Paul Rowen: May I thank the Minister for Government amendment No. 3, which deals with parliamentary scrutiny—one of our main concerns in Committee? The laying of directions in Parliament gives hon. Members an opportunity to raise their concerns. The other Government amendments are sensible, and we are happy to support them.

Amendment agreed to.

Clause 10

Directions and guidance

Amendment made: No. 3, in page 5, line 14, at end insert—

‘(5) The Secretary of State must lay before Parliament a copy of any direction given under subsection (1)(b).

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(6) The Secretary of State may exclude from what is laid before Parliament—

(a) any information which the Secretary of State considers to be against the commercial interests of any person;

(b) any information which relates to an individual who can be identified from that information.’.— [Mr. Plaskitt.]

Clause 15

Repeal of sections 6 and 46

Amendment proposed: No. 1, in page 7, line 26, at end add—

‘(2) In section 4 of the Child Support Act 1991 (child support maintenance) for subsection (10) substitute—

“In the event that the parent with care and the non-resident parent have entered into a binding Minute of Agreement and—

(a) each party has received independent legal advice prior to signing the said Minute of Agreement;

(b) the agreement contains within it provisions for the maintenance of any children whether by regular payments, transfers of capital or a combination of the two;

(c) there is provision to reconsider any regular payments in the event of a material change of circumstances; and

(d) there is provision within the agreement for enforcement in the event that either party fails to adhere to the provisions of the agreement,

no application may be made to the commission with respect to a qualifying child or qualifying children specified in the agreement.”’.— [Mr. Weir.]

Question put, That the amendment be made:—

The House divided: Ayes 148, Noes 257.
Division No. 18]
[7.32 pm


Afriyie, Adam
Alexander, Danny
Amess, Mr. David
Arbuthnot, rh Mr. James
Atkinson, Mr. Peter
Bacon, Mr. Richard
Barker, Gregory
Baron, Mr. John
Barrett, John
Bellingham, Mr. Henry
Benyon, Mr. Richard
Binley, Mr. Brian
Blunt, Mr. Crispin
Bone, Mr. Peter
Brokenshire, James
Brooke, Annette
Browne, Mr. Jeremy
Bruce, rh Malcolm
Burns, Mr. Simon
Burstow, Mr. Paul
Burt, Alistair
Butterfill, Sir John
Cable, Dr. Vincent
Carmichael, Mr. Alistair
Cash, Mr. William
Clark, Greg
Clifton-Brown, Mr. Geoffrey
Conway, Derek
Cormack, Sir Patrick
Cox, Mr. Geoffrey
Davies, David T.C. (Monmouth)
Davies, Philip
Davis, rh David (Haltemprice and Howden)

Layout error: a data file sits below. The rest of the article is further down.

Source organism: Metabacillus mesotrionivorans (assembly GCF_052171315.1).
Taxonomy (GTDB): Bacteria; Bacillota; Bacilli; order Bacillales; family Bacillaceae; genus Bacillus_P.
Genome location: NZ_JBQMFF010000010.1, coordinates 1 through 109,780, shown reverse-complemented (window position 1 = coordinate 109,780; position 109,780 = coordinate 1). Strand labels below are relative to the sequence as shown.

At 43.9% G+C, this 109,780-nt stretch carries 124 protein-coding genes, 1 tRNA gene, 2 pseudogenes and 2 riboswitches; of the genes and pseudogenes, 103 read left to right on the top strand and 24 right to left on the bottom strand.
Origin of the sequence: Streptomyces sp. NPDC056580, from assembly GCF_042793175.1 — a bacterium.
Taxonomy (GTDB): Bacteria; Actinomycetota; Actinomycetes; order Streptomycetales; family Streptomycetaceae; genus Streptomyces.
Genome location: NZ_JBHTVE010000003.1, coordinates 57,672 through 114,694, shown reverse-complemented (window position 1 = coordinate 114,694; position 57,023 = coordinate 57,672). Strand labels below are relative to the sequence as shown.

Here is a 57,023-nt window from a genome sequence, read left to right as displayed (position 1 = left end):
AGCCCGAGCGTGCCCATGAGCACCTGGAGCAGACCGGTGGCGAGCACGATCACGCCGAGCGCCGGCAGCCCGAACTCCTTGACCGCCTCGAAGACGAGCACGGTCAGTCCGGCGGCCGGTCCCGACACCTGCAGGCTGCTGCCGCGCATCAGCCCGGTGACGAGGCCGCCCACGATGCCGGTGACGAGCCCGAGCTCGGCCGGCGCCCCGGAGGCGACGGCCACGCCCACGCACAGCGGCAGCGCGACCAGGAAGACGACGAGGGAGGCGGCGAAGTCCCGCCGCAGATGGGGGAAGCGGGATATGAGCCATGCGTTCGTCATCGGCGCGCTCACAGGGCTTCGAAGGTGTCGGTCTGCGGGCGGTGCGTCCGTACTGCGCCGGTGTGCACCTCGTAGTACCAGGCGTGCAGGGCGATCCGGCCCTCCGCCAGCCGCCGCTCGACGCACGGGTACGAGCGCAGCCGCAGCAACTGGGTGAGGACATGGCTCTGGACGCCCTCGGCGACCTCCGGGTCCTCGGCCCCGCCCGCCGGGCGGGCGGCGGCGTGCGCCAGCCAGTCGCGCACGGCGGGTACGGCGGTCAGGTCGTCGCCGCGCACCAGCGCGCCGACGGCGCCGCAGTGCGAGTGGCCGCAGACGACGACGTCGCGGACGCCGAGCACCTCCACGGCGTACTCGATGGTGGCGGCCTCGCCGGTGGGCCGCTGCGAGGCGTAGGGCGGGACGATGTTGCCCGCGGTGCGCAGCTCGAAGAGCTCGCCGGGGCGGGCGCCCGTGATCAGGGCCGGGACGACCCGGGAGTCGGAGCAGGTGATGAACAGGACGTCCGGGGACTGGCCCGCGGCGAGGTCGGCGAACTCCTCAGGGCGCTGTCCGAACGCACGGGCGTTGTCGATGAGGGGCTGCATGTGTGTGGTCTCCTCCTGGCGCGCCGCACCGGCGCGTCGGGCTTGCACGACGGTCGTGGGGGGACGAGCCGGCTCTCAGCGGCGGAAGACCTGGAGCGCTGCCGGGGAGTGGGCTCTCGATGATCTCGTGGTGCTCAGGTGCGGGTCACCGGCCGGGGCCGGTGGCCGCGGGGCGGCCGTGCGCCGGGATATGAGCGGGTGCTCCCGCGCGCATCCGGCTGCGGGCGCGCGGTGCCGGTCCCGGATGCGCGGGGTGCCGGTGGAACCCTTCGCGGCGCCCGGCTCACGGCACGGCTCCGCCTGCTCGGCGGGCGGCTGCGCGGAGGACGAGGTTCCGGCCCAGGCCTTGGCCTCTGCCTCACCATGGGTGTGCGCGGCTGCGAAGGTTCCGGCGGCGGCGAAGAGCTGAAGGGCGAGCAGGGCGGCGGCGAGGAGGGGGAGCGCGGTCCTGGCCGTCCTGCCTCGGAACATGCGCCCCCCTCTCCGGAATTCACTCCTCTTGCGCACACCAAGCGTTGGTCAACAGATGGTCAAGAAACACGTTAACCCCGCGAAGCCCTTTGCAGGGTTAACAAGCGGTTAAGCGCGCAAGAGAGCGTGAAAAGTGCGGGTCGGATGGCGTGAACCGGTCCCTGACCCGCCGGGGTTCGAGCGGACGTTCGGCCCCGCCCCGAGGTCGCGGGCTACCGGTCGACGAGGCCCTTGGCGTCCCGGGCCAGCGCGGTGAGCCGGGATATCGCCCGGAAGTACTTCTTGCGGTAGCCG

Djanogly, Mr. Jonathan
Duddridge, James
Duncan Smith, rh Mr. Iain
Dunne, Mr. Philip
Ellwood, Mr. Tobias
Evennett, Mr. David
Fabricant, Michael
Featherstone, Lynne
Foster, Mr. Don
Fraser, Mr. Christopher
Gale, Mr. Roger
Garnier, Mr. Edward
Gibb, Mr. Nick
Goldsworthy, Julia
Goodman, Mr. Paul
Goodwill, Mr. Robert
Green, Damian
Greening, Justine
Gummer, rh Mr. John
Hague, rh Mr. William
Hammond, Mr. Philip
Harper, Mr. Mark
Harris, Dr. Evan
Harvey, Nick
Heath, Mr. David
Heathcoat-Amory, rh Mr. David
Hendry, Charles
Hoban, Mr. Mark
Hollobone, Mr. Philip
Holloway, Mr. Adam

Horam, Mr. John
Horwood, Martin
Howarth, David
Howarth, Mr. Gerald
Hunter, Mark
Hurd, Mr. Nick
Jack, rh Mr. Michael
Jackson, Mr. Stewart
Keetch, Mr. Paul
Key, Robert
Knight, rh Mr. Greg
Kramer, Susan
Lait, Mrs. Jacqui
Lamb, Norman
Lansley, Mr. Andrew
Laws, Mr. David
Leech, Mr. John
Letwin, rh Mr. Oliver
Lewis, Dr. Julian
Liddell-Grainger, Mr. Ian
Lilley, rh Mr. Peter
Loughton, Tim
Luff, Peter
Main, Anne
Maples, Mr. John
McIntosh, Miss Anne
McLoughlin, rh Mr. Patrick
Mercer, Patrick
Milton, Anne
Mulholland, Greg
Murrison, Dr. Andrew
Newmark, Mr. Brooks
O'Brien, Mr. Stephen
Ottaway, Richard
Paterson, Mr. Owen
Penning, Mike
Penrose, John
Pickles, Mr. Eric
Pritchard, Mark
Pugh, Dr. John
Randall, Mr. John
Redwood, rh Mr. John
Rennie, Willie
Robathan, Mr. Andrew
Rosindell, Andrew
Rowen, Paul
Sanders, Mr. Adrian
Scott, Mr. Lee
Selous, Andrew
Shapps, Grant
Simmonds, Mark
Smith, Sir Robert
Soames, Mr. Nicholas
Spicer, Sir Michael
Spink, Bob
Stanley, rh Sir John
Steen, Mr. Anthony
Streeter, Mr. Gary
Stunell, Andrew
Swayne, Mr. Desmond
Swire, Mr. Hugo
Syms, Mr. Robert
Taylor, Dr. Richard
Thurso, John
Tredinnick, David
Turner, Mr. Andrew
Tyrie, Mr. Andrew
Vara, Mr. Shailesh
Viggers, Peter
Villiers, Mrs. Theresa
Wallace, Mr. Ben
Waterson, Mr. Nigel
Watkinson, Angela
Webb, Steve
Weir, Mr. Mike
Whittingdale, Mr. John
Wiggin, Bill
Williams, Stephen
Willis, Mr. Phil
Willott, Jenny
Wilson, Mr. Rob
Winterton, Sir Nicholas
Wright, Jeremy
Yeo, Mr. Tim
Young, rh Sir George
Tellers for the Ayes:

Stewart Hosie and
Bob Russell

Abbott, Ms Diane
Ainger, Nick
Ainsworth, rh Mr. Bob
Allen, Mr. Graham
Anderson, Mr. David
Atkins, Charlotte
Baird, Vera
Balls, rh Ed
Banks, Gordon
Barlow, Ms Celia
Barron, rh Mr. Kevin
Battle, rh John
Bayley, Hugh
Beckett, rh Margaret
Bell, Sir Stuart
Benn, rh Hilary
Benton, Mr. Joe
Betts, Mr. Clive
Blackman, Liz
Blackman-Woods, Dr. Roberta